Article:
airshow_fighters_scramble

We’re excited to bring the second Airshow to Chicago in July. Thanks to Ryan Singer and Jason Fried of 37signals.com for offering to host us this summer.  Their venue is ideal for our particular pedagogy.

Speaking of which, I should explain what it is.

Our first Airshow (San Francisco, June 9th) had several objectives:

  • To explain a theory of narration with data, especially big data
  • To narrate this explanation with a tool called Perspective
  • To reveal and test a new feature within Perspective called airshow

Now that we have revealed the feature (mirror your presentation including your direct manipulation of the visuals to any member of the audience—wherever they may be—on their own device, available in version 3.0) we can talk more freely about the structure of the show.

It’s in three parts:

  1. Performance
  2. Cooking Show
  3. Theory

The Performance is the “keynote story” whose recipe we show in the Cooking Show and whose motivation and foundations we deconstruct in the Theory. You can think of the sections as as answering “{What, How and Why} make a great story.”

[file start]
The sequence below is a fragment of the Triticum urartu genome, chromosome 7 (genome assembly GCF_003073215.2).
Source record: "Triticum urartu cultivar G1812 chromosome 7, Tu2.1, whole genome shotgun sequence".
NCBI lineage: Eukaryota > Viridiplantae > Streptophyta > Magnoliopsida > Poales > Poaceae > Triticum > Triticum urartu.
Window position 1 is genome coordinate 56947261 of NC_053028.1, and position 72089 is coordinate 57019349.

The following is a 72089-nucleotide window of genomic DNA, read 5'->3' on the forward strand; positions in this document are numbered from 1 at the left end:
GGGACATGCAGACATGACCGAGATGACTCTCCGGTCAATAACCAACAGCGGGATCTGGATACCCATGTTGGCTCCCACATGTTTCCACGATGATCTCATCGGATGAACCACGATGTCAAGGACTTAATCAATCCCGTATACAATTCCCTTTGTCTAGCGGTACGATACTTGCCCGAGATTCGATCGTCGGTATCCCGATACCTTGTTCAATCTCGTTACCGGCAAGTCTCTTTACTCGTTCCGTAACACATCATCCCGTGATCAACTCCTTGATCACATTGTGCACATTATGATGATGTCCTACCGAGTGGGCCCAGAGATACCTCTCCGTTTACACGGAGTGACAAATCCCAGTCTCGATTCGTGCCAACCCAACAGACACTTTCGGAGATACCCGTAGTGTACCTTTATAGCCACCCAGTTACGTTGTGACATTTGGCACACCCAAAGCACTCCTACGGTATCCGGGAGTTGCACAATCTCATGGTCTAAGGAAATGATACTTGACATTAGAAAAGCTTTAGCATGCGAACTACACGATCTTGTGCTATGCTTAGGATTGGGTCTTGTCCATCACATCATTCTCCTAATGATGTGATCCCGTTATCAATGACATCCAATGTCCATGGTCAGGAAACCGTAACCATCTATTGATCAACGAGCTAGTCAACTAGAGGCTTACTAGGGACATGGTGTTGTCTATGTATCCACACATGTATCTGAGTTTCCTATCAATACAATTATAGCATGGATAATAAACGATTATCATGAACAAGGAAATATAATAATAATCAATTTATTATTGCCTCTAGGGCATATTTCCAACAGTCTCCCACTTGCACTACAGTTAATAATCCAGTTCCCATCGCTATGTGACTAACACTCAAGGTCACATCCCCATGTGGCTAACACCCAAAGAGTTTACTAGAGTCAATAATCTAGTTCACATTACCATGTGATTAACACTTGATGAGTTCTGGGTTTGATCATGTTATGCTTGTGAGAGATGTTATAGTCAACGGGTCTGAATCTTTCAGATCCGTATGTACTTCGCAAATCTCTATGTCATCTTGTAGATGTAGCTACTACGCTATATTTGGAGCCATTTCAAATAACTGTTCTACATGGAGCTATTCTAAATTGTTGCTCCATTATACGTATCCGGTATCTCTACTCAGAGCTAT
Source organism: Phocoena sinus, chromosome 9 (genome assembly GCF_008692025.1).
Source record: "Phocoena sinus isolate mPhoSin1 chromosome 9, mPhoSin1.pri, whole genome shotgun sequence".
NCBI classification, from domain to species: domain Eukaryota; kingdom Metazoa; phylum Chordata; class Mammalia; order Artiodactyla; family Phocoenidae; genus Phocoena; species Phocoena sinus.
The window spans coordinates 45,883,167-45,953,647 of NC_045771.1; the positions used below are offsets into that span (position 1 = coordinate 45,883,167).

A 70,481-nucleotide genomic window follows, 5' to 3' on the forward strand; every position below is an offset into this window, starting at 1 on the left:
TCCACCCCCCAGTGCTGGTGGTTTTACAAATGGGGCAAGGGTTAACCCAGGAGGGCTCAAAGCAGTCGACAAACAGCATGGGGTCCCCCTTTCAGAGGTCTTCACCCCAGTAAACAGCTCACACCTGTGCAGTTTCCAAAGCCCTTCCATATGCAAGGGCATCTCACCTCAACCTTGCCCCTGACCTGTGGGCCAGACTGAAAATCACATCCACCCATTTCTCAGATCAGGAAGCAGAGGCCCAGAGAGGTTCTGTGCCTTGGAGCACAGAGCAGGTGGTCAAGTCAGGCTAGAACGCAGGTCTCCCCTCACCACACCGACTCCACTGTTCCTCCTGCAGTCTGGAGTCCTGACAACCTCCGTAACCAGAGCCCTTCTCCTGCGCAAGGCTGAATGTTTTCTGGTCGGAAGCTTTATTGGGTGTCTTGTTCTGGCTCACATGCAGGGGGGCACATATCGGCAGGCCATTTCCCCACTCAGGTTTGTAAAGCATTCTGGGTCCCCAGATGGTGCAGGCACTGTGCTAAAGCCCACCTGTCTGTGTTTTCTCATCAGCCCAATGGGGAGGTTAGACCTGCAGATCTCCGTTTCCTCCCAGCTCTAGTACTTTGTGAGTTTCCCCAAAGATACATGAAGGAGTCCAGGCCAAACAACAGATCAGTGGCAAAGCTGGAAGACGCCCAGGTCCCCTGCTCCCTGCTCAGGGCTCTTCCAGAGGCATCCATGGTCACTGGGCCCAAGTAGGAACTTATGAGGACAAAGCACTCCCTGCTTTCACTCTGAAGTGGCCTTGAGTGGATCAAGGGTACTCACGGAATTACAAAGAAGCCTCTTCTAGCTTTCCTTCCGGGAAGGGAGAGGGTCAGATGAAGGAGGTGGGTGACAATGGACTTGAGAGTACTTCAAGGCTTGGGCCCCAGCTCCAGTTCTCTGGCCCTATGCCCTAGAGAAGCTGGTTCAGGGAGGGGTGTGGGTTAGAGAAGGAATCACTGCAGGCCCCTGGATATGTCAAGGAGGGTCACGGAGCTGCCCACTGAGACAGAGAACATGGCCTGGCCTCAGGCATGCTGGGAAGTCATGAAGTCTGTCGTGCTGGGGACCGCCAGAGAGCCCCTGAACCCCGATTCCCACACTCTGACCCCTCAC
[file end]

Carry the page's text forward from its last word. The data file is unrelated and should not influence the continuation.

The show is self-referential in that we use the process we teach to do the teaching. In other words, we use a great storytelling tool to tell great stories about storytelling. Furthermore, Airshow, as a show, uses a tool whose feature  is itself called airshow.

It’s not that complicated; at least not if you understand recursion.

Register here: airshow.asymco.com (Limited to 37, bring an iPad).

The Critical Path #88: Siri in the Driver's Seat

In the second part of our WWDC wrapup, we delve into the large-scale shift represented by iOS 7. Siri guides us on the journey from navigation to consumption in our latest AsymCar segment, and Horace examines what iWork for iCloud means.

via 5by5 | The Critical Path #88: Siri in the Driver’s Seat.

The Critical Path #87: De Gustibus

In the first part of a post-WWDC “doubleheader”, we look back at AirShow and begin our dive into the keynote, with regard to Apples hardcore product Mac Pro, Mavericks, iTunes Radio, and examining discovery versus playback.

via 5by5 | The Critical Path #87: De Gustibus.